In determining whether or not a patient should have surgery, it is extremely important to look at his or her physical health. For example, a patient with very poor nutrition will have difficulty healing from surgery. Heart disease or pulmonary (lung) problems may make him or her unable to tolerate the operation. We do not want to put the patient in further danger in these cases. The second issue is, can the tumor be safely removed by the surgeon? This depends on where it is located, what other structures it invades, and the size of the tumor. It is also important to consider how well the plastic surgeon will be able to perform reconstruction. You can see how this complicated decision is best made by a team of specialists who are experienced in these types of surgeries.

If surgery is an option, the surgeon's goal is usually to remove the entire tumor and some healthy tissue around it (this is referred to as achieving clean or negative margins). In some cases, lymph nodes may be removed for further evaluation by the pathologist.

Depending on where the tumor is located, and its size, the surgery can be very complex. The plastic surgeon may use skin flaps or prosthetic (man-made) bones to replace those affected by the tumor. The surgery may affect the patient's ability to chew, swallow, speak, hear, or smell, and it may drastically change their facial appearance, either temporarily or permanently. All patients and their families should talk extensively with the healthcare team before surgery and have a complete understanding of what to expect. This can be a very complicated discussion, so no question should be considered too dumb to ask!

Radiation Therapy

Radiation is the use of high-energy x-rays to kill the tumor. This treatment is very complex and should be performed by a radiation team trained in this specialty. Radiation can be given by two different methods: external beam (from a machine outside the body) or brachytherapy (also called internal radiation, from an internally implanted radioactive source).

External beam radiation is administered by a machine called a linear accelerator. The machine points beams of radiation from many angles towards the tumor. The treatment only takes about 15-20 minutes, but is given 5 days a week, for 6-8 weeks. It is critical to be certain that you are treating the same spot each day, so a customized mask device is made and employed to maintain the head in the same position each day. Unfortunately, in attempting to target all of the cancer, the radiation also hits nearby healthy cells, leading to side effects including: sore mouth/throat (mucositis), skin burns, painful swallowing, and dry mouth or nose. External beam radiation is the most commonly used form of radiation for head and neck cancers.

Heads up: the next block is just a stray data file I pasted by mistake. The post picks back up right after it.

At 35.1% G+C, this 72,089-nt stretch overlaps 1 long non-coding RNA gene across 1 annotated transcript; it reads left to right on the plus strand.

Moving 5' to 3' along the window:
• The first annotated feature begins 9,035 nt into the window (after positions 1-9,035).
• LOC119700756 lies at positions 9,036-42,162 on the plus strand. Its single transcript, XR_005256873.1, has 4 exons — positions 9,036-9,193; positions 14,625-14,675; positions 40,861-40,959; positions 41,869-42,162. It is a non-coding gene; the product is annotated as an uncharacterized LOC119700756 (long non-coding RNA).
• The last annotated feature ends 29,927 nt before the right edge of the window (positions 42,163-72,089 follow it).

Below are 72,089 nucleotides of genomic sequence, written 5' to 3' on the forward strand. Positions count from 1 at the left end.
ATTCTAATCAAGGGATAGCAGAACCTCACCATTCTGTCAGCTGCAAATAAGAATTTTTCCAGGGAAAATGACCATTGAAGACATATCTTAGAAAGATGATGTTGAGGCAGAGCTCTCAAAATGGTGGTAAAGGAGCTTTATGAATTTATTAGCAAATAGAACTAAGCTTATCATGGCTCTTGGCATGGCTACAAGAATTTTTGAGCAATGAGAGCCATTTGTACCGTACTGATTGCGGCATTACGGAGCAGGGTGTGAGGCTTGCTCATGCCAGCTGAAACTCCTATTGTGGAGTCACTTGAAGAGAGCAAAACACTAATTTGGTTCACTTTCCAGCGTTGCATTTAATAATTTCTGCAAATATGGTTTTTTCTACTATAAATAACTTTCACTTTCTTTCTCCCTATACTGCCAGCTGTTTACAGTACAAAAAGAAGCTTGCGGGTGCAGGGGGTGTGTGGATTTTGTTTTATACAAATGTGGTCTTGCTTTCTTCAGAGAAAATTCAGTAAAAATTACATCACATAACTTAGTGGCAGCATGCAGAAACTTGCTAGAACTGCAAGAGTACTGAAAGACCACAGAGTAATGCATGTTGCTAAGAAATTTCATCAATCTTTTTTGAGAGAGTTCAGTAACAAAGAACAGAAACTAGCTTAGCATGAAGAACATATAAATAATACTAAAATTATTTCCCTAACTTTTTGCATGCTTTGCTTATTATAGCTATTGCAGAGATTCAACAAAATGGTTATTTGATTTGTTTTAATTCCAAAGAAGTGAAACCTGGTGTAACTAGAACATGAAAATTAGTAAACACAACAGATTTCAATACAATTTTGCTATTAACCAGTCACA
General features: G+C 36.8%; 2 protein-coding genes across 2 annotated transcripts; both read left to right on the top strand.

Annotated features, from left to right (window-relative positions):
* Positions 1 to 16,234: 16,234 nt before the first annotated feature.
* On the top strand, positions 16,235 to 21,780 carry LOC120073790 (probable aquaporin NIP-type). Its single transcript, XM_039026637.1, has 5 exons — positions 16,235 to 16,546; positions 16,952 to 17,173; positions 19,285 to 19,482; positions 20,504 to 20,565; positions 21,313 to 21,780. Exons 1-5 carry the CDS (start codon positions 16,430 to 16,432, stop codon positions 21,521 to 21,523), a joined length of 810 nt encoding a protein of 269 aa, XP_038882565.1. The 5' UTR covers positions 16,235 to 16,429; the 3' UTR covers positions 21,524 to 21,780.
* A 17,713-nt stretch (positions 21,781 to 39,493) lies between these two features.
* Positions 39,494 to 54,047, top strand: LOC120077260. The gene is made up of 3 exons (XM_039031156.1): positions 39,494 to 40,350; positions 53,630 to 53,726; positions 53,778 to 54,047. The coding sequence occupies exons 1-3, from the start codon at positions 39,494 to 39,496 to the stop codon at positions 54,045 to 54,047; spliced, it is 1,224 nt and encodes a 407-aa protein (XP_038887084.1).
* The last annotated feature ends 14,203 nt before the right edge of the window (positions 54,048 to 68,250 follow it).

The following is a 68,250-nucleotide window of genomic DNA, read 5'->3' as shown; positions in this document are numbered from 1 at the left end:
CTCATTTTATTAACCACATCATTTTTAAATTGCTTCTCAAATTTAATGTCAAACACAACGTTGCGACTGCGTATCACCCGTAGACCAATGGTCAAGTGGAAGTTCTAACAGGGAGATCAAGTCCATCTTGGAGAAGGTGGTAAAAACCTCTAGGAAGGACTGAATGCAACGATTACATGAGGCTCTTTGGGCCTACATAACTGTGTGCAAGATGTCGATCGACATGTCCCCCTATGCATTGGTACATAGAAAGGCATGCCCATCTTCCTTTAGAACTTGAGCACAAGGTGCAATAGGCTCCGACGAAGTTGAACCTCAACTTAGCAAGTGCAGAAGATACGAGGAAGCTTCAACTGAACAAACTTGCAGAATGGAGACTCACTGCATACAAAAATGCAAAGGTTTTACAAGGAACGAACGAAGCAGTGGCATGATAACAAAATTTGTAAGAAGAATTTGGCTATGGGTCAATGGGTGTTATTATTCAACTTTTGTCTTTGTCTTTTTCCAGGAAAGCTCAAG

Brachytherapy involves implanting a radioactive material (the source) in the tumor and/or around the tumor site. This source slowly releases the radiation over time, delivering it to a small area of tissue. By treating only a small area, side effects are decreased, but this can also increase the likelihood that the cancer may return. For this reason, the treatment is not good for patients with a high risk of recurrence. Unlike external radiation, these patients are "radioactive" while the source is in place, and patients' friends and family can only spend a few minutes a day close to them (within about 5 feet). This can be a problem if the patient cannot care for himself or herself, so proper patient selection is necessary for everyone's safety. Internal radiation is most often used in treating cancers of the lip, oral cavity, and oropharynx.

Proton therapy is another type of radiation therapy that is being used to treat head and neck cancers. The main difference between protons and x-rays is the physical properties of the proton beam itself. Whereas x-rays enter the patient on one side of the body and travel straight through, exiting out the other side, with the radiation dose gradually decreasing as it travels through the tissues. The proton beam is able to enter the body at a fairly low dose of radiation and increase in the last 3mm of the beam to the dose required for treatment. In addition, the beam then stops, resulting in virtually no radiation to the tissue beyond the target- or no "exit dose" as it is called. This allows protons to limit the dose to surrounding healthy tissues, in turn reducing side effects. For instance, not exposing the salivary glands on the opposite side of the tumor to radiation dose. Proton therapy is becoming more widely available.


Chemotherapies are medications used to kill cancer cells and are used in more advanced tumors of the head and neck. Chemotherapy can be given before surgery to shrink a tumor and thus make it easier to remove. This is called neoadjuvant chemotherapy. Chemotherapy that is given after surgery is called adjuvant chemotherapy. Some of the commonly used chemotherapies include: cisplatin, paclitaxel, cetuximabfluorouracil, etoposide, carboplatin and gemcitabine.

Chemotherapy is commonly given in conjunction with radiation therapy. This is referred to as chemoradiation therapy. In this case, the chemotherapy serves two purposes: to treat the cancer cells and to make the radiation work better. This latter effect is called radiosensitization, which means that the cells are made more sensitive to radiation damage in the presence of relatively low doses of the chemotherapy. The problem is that healthy cells are also sensitized, making the side effects more severe than with radiation alone. Chemoradiotherapy has been shown to improve the likelihood that the surgeon will be able to preserve the voice box in laryngeal cancers. It has also been shown to improve survival over chemotherapy alone, but this therapy comes with more toxicity. The most common toxicities experienced by patients receiving chemoradiation are: low blood counts (white and red blood cells), mucositis, mouth sores and difficulty swallowing. This therapy is not the best choice for all patients, particularly those who are not able to tolerate the side effects; but in those that can be supported through the treatment, this is the standard of care. Researchers have not determined which is the best chemoradiotherapy or chemotherapy regimen, but future clinical trials will attempt to determine this.